Alleged Capital One hacker barely bothered to hide identity

Thursday, August 1, 2019

SEATTLE (AP) — The 33-year-old former Amazon software engineer accused of hacking Capital One made little attempt to hide her attack. In fact, she effectively publicized it.

It’s one of many riddles swirling around Paige Thompson, who goes by the online handle “erratic.” Wellknown in Seattle’s hacker community, Thompson has lived a life of tumult, with frequent job changes, reported estrangement from family and self-described emotional problems and drug use.

FBI agents arrested Thompson Monday for allegedly obtaining personal information from more than 100 million Capital One credit applications, including roughly 140,000 Social Security numbers and 80,000 bank account numbers. There is no evidence the data was sold or distributed to others.

Thompson, in federal custody pending an Aug. 15 detention hearing, wasn’t reachable. Her public defender, Mohammad Hamoudi, did not return an emailed request for comment.

But her online behavior suggested that she may have been preparing to get caught. More than six weeks before her Monday arrest, Thompson had discussed the Capital One hack online with friends in chats and in a group she created on the Slack messaging service.

Those chats and the recollections of others offer a sketch of someone talented and troubled, grappling with what friends and her own posts indicate was an especially bumpy crossroads in her life.

Friends and associates described Thompson as a skilled programmer and software architect whose career and behavior — oversharing in chat groups, frequent profanity, expressions of gender confusion and emotional ups and downs — mirror her online handle.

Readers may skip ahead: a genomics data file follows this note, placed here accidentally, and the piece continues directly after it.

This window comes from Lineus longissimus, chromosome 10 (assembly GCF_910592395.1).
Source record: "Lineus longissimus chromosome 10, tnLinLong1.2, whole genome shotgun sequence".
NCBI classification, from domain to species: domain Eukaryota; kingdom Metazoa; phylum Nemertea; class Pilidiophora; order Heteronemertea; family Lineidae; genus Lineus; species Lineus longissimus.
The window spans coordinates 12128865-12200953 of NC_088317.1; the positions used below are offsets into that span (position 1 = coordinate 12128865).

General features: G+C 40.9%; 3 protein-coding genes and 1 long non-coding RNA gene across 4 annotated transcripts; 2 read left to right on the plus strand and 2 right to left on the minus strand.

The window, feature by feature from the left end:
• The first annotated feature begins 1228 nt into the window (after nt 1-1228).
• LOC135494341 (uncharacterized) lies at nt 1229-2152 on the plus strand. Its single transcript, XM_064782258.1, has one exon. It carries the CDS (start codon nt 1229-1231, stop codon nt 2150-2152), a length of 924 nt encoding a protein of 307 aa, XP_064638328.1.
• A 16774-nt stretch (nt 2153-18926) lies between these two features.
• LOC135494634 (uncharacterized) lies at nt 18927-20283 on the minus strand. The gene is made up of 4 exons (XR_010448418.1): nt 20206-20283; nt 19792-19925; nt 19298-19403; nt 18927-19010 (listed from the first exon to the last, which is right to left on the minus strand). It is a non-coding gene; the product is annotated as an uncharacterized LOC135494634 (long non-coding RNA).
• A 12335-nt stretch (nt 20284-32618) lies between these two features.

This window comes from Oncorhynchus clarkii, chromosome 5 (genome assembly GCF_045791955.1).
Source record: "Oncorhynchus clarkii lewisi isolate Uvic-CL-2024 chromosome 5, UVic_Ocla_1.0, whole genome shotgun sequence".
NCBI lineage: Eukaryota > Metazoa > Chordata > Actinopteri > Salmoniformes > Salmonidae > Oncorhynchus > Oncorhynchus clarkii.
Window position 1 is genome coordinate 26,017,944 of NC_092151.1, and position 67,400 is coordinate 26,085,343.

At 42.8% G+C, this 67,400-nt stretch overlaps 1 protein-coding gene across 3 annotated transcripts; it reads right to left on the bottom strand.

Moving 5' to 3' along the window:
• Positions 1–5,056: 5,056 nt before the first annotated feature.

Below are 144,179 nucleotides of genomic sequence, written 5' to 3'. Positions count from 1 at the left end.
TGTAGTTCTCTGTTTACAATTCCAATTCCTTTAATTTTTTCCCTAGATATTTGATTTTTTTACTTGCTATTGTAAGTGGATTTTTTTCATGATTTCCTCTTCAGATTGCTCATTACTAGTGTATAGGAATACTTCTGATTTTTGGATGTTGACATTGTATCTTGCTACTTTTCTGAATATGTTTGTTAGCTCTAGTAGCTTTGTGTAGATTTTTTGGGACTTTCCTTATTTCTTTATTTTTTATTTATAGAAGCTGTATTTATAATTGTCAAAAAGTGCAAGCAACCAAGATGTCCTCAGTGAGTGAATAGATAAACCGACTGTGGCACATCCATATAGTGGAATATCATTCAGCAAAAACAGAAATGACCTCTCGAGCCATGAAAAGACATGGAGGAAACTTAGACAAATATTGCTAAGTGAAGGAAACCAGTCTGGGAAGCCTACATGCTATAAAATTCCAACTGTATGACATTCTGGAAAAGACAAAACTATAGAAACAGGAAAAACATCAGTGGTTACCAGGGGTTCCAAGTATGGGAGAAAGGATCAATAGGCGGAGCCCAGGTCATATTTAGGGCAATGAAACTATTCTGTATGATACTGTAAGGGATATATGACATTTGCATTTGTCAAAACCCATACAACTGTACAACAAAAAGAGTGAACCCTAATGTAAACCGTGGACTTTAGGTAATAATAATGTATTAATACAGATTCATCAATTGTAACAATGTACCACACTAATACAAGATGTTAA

“She had a habit of openly struggling with her state of mind in public channels,” said Aife Dunne, an online friend. “It’s where her screen name comes from.”

Prior to working for Amazon, Thompson held six jobs, each for less than a year, at organizations such as ATG Stores, Onvia Inc. and Zion Preparatory Academy. She joined Amazon in 2015 to work at Amazon Web Services, a division that hosted the Capital One data she allegedly accessed illegally beginning in March.

When Thompson departed that job in 2016, she lost her apartment and moved into a group home. FBI agents who searched that house after her arrest also detained the owner, a convicted felon, for illegal possession of firearms when they discovered roughly 20 guns, including assault rifles, on the property.

In a Wednesday court filing, federal authorities also accused Thompson of threatening to “shoot up” a California social media company.

Category: